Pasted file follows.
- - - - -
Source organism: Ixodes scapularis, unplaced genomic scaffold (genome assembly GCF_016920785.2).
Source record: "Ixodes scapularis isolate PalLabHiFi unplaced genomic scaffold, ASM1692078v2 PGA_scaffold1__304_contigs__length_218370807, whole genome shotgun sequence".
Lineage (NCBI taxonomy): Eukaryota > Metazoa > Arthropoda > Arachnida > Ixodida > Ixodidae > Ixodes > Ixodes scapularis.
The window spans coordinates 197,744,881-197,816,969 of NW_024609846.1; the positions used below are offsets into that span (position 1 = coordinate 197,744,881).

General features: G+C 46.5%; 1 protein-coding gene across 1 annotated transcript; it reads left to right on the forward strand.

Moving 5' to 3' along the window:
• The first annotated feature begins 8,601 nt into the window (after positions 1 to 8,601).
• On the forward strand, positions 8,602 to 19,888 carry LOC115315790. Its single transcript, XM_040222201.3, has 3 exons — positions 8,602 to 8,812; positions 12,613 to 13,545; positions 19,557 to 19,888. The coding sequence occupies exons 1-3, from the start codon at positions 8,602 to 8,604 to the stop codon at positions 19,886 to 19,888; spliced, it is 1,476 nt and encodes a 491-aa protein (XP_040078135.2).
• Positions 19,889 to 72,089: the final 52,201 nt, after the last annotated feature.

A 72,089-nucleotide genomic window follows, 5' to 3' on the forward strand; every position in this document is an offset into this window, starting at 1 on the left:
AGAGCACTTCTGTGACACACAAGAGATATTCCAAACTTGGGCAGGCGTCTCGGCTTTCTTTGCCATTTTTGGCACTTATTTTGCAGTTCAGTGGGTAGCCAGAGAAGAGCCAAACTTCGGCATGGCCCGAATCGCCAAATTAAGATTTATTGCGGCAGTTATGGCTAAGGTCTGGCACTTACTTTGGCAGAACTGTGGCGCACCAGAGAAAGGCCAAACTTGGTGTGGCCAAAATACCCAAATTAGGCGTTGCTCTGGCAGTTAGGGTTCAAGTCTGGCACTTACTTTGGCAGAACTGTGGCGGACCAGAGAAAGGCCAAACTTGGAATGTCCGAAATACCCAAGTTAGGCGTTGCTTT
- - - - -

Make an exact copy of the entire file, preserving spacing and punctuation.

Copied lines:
Source organism: Ixodes scapularis, unplaced genomic scaffold (genome assembly GCF_016920785.2).
Source record: "Ixodes scapularis isolate PalLabHiFi unplaced genomic scaffold, ASM1692078v2 PGA_scaffold1__304_contigs__length_218370807, whole genome shotgun sequence".
Lineage (NCBI taxonomy): Eukaryota > Metazoa > Arthropoda > Arachnida > Ixodida > Ixodidae > Ixodes > Ixodes scapularis.
The window spans coordinates 197,744,881-197,816,969 of NW_024609846.1; the positions used below are offsets into that span (position 1 = coordinate 197,744,881).

General features: G+C 46.5%; 1 protein-coding gene across 1 annotated transcript; it reads left to right on the forward strand.

Moving 5' to 3' along the window:
• The first annotated feature begins 8,601 nt into the window (after positions 1 to 8,601).
• On the forward strand, positions 8,602 to 19,888 carry LOC115315790. Its single transcript, XM_040222201.3, has 3 exons — positions 8,602 to 8,812; positions 12,613 to 13,545; positions 19,557 to 19,888. The coding sequence occupies exons 1-3, from the start codon at positions 8,602 to 8,604 to the stop codon at positions 19,886 to 19,888; spliced, it is 1,476 nt and encodes a 491-aa protein (XP_040078135.2).
• Positions 19,889 to 72,089: the final 52,201 nt, after the last annotated feature.

A 72,089-nucleotide genomic window follows, 5' to 3' on the forward strand; every position in this document is an offset into this window, starting at 1 on the left:
AGAGCACTTCTGTGACACACAAGAGATATTCCAAACTTGGGCAGGCGTCTCGGCTTTCTTTGCCATTTTTGGCACTTATTTTGCAGTTCAGTGGGTAGCCAGAGAAGAGCCAAACTTCGGCATGGCCCGAATCGCCAAATTAAGATTTATTGCGGCAGTTATGGCTAAGGTCTGGCACTTACTTTGGCAGAACTGTGGCGCACCAGAGAAAGGCCAAACTTGGTGTGGCCAAAATACCCAAATTAGGCGTTGCTCTGGCAGTTAGGGTTCAAGTCTGGCACTTACTTTGGCAGAACTGTGGCGGACCAGAGAAAGGCCAAACTTGGAATGTCCGAAATACCCAAGTTAGGCGTTGCTTT